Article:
Microsoft Word’s Autosummarize feature will fuck up a conversation-heavy story. The result is hilarious. I’ve included a 500-word “summary” of my story below the fold. Emote! Emote! I suspect this is the result of a serious imbalance in my sentence structure. Too many conversations are in the format of <so-and-so emotes> <so-and-so says> “<quote>”.
Now I get to read, sleep, and start with another 5000 words in the morning. If I can get up before noon. Keep reading >>
“Laziness, like money, doesn’t really exist except to represent something else–in this case fear, severe self-judgment, or what Natalie Goldberg calls ‘the cycle of guilt, avoidance, and pressure.'”
–Janet Burroway, Writing Fiction: A Guide to Narrative Craft
So we’ve been working on Exploit: Zero Day for a couple of years now, but I haven’t talked nearly enough about it here. It’s a web-based cyberthriller puzzle game where you play as a hacktivist, uncovering and battling against oppression and exploitation.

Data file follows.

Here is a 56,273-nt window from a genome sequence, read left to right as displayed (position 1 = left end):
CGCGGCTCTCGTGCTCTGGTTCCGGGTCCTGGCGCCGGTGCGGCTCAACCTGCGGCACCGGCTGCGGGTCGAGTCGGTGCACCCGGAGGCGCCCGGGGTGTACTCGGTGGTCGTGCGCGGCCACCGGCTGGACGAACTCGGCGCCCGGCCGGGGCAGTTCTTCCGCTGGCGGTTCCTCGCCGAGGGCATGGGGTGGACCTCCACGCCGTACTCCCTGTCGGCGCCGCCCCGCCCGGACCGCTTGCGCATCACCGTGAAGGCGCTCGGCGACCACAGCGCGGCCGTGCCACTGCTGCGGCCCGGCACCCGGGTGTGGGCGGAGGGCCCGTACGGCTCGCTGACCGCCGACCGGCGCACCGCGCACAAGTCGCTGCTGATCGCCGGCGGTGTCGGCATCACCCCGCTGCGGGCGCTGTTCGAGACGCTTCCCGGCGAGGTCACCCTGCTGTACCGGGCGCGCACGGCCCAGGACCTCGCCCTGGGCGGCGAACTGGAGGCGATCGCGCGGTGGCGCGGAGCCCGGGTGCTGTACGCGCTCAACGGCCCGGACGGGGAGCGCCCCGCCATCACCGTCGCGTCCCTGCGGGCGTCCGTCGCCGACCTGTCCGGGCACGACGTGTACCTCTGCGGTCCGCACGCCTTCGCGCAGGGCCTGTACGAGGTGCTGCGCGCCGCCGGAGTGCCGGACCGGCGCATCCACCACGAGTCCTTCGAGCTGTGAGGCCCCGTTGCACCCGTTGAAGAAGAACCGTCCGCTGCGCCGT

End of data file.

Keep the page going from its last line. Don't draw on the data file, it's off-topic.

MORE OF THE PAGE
*innocent whistle* Totally not the sort of game I’d want to make or play, no…
It’s been in closed alpha for a while, but we’re ready to offer a prelude season of paid story: “Headless Swarm”. For details on the plotline and how it relates to the continued free alpha access, check out the announcement blog post over at FPG.
I visited uptown Charlotte tonight, amidst the current protests and unrest after Keith Scott’s death. My friend and I had a few tidbits of info on where people were meeting, but nothing concrete, so we wandered along several streets.
In areas where people weren’t protesting, businesses were closed, and the streets were unusually silent for 20:30 on a Friday night. Troops stood in clumps of three on corners, waving or saying hello when you passed them. The occasional humvee or police SUV drove by.